One GOP Senator Can't Make a Saturday Kavanaugh Vote as Four Lawmakers Undecided

One GOP Senator Can't Make a Saturday Kavanaugh Vote as Four Lawmakers Undecided
Senate Judiciary Committee Chairman Sen. Chuck Grassley (R-Iowa) leaves with committee members after speaking about Supreme Court nominee Brett Kavanaugh on Oct. 4, 2018, at a news conference on Capitol Hill. (AP Photo/Jacquelyn Martin)

WASHINGTON — If the vote on Supreme Court nominee Brett Kavanaugh gets pushed to this weekend, one Republican senator in the 51-49 chamber won’t be able to make it.

Sen. Steve Daines (R-Mont.) is already scheduled to walk his daughter down the aisle Saturday back in his home state. He’s expected to vote for Kavanaugh, but is putting the wedding first.

As four senators are still publicly undecided, Senate Majority Leader Mitch McConnell (R-Ky.) scheduled the critical cloture vote for 10:30 a.m. Friday. If one GOP senator votes against Kavanaugh, the planned final vote Saturday may have to be delayed taking into account Daines’ absence, with senators out Monday for Columbus Day.

“I believe we’ve done the best we could under these circumstances, given the incredible mishandling of Dr. [Christine Blasey] Ford’s allegation by the ranking member on this Judiciary Committee to try to treat everybody fairly,” Senate Majority Whip John Cornyn (R-Texas) said at a GOP press conference today. “But it’s time, now, to vote and that’s what we’re going to do starting tomorrow morning.”

Kavanaugh wrote in a Wall Street Journal op-ed this evening that his “hearing testimony was forceful and passionate… because I forcefully and passionately denied the allegation against me.”

“The Supreme Court must never be viewed as a partisan institution. The justices do not sit on opposite sides of an aisle. They do not caucus in separate rooms. As I have said repeatedly, if confirmed to the court, I would be part of a team of nine, committed to deciding cases according to the Constitution and laws of the United States. I would always strive to be a team player,” he wrote.

“My statement and answers also reflected my deep distress at the unfairness of how this allegation has been handled,” he said of last week’s hearing. “I was very emotional last Thursday, more so than I have ever been. I might have been too emotional at times. I know that my tone was sharp, and I said a few things I should not have said.”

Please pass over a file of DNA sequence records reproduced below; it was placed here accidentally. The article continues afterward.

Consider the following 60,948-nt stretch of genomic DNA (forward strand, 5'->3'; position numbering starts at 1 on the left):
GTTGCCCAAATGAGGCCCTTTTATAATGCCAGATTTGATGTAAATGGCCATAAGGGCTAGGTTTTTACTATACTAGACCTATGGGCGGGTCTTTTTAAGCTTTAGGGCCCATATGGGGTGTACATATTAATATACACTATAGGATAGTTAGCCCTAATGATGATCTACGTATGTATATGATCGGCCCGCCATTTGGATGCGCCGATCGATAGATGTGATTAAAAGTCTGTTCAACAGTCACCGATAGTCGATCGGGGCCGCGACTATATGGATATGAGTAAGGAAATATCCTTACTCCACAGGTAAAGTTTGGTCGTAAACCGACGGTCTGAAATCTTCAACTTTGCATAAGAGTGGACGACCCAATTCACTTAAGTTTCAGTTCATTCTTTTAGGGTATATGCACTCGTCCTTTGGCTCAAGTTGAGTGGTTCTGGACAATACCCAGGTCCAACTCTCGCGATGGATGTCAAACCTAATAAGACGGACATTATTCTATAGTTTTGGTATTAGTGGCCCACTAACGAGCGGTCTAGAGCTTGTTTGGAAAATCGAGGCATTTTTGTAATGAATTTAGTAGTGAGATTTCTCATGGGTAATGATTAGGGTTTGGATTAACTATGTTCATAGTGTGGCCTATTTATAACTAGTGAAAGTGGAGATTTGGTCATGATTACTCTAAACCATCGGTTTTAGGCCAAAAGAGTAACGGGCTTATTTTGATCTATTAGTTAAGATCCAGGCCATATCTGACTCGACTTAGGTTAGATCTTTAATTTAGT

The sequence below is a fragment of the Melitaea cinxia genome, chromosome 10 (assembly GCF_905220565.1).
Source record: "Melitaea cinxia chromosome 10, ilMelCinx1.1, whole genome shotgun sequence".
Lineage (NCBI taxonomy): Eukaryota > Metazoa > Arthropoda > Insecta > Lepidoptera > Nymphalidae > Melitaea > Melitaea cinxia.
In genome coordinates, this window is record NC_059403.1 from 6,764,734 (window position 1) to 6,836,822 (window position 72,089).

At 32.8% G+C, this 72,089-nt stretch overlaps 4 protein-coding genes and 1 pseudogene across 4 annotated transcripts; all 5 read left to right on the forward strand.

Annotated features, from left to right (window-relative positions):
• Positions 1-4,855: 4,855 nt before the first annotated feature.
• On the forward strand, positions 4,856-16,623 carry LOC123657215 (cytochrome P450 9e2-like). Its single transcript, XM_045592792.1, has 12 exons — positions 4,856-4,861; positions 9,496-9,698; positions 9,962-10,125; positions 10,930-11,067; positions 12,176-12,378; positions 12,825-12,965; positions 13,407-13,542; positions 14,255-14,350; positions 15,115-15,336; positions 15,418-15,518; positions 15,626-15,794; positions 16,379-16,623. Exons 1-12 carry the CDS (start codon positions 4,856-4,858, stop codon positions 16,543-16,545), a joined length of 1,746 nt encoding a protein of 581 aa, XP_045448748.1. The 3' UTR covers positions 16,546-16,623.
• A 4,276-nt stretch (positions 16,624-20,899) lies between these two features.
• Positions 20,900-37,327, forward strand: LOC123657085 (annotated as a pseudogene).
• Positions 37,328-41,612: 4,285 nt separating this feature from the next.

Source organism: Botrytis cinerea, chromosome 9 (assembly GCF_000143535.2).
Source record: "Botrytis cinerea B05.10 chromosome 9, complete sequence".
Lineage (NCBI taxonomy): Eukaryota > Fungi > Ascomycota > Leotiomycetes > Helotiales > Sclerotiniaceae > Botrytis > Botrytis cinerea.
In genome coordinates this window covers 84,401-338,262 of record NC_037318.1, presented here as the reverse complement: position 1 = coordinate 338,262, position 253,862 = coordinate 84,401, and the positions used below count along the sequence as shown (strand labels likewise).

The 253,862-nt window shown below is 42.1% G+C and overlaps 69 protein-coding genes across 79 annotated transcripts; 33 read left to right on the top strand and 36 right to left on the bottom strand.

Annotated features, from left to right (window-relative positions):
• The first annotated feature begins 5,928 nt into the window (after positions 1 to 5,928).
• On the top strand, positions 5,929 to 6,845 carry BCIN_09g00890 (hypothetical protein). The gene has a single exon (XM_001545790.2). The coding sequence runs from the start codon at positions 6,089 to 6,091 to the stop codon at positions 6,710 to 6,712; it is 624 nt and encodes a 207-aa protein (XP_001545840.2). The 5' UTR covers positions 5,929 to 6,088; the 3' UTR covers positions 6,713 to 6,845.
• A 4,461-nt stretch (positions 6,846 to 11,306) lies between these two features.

Sen. Heidi Heitkamp (D-N.D.), who’s in a tough midterm fight to keep her job, announced today that she’ll vote “no” on Kavanaugh.

“We live in a very divisive time, but we can change that. Both sides horribly handled the process around this nomination. We must learn from these mistakes,” she said. “I voted for Justice Gorsuch because I felt his legal ability and temperament qualified him to serve on the Supreme Court. Judge Kavanaugh is different.”

Heitkamp said she reached her conclusion based on concerns about the judge’s past conduct and his “current temperament, honesty, and impartiality” as suggested by last week’s hearing.

“There are many extremely qualified candidates to serve on the court,” she added. “I’m ready to work with the president to confirm a nominee who is suited for the honor and distinction of serving this lifetime appointment.”

That leaves pending decisions from Sen. Joe Manchin (D-W.Va.), who currently leads his Republican challenger by nearly 10 points in the polling average, and Sen. Jeff Flake (R-Ariz.), who is retiring from Congress. It also leaves two more GOPs not up for re-election this year: Sens. Susan Collins (Maine) and Lisa Murkowski (Alaska).

Though Kavanaugh enjoys strong polling support among Alaska Republicans, Murkowski enjoys strong support from Alaska Natives who are not backing the nomination. The Alaska Federation of Natives came out against Kavanaugh based on how they fear he’ll rule on issues such as tribal rights, environmental protection and healthcare, and independent Alaska Gov. Bill Walker cited similar reasons in his opposition to the nominee.

Murkowski met in her office for hours today with dozens of women who flew out from Alaska, including attorneys, activists and survivors of sexual assault.

Flake was reportedly meeting today with his friend Sen. Chris Coons (D-Del.).

“If I could make one request, it would be that we come out on the other side of these last few weeks with an awareness of those who are in silent and deep and lonely pain often right next to us, all around us in our families, in our churches, in our workplaces and in our communities. And that we give them the listening, the understanding, and the embrace to help them heal,” Coons said today on the Senate floor, sharing stories of sexual assault victims.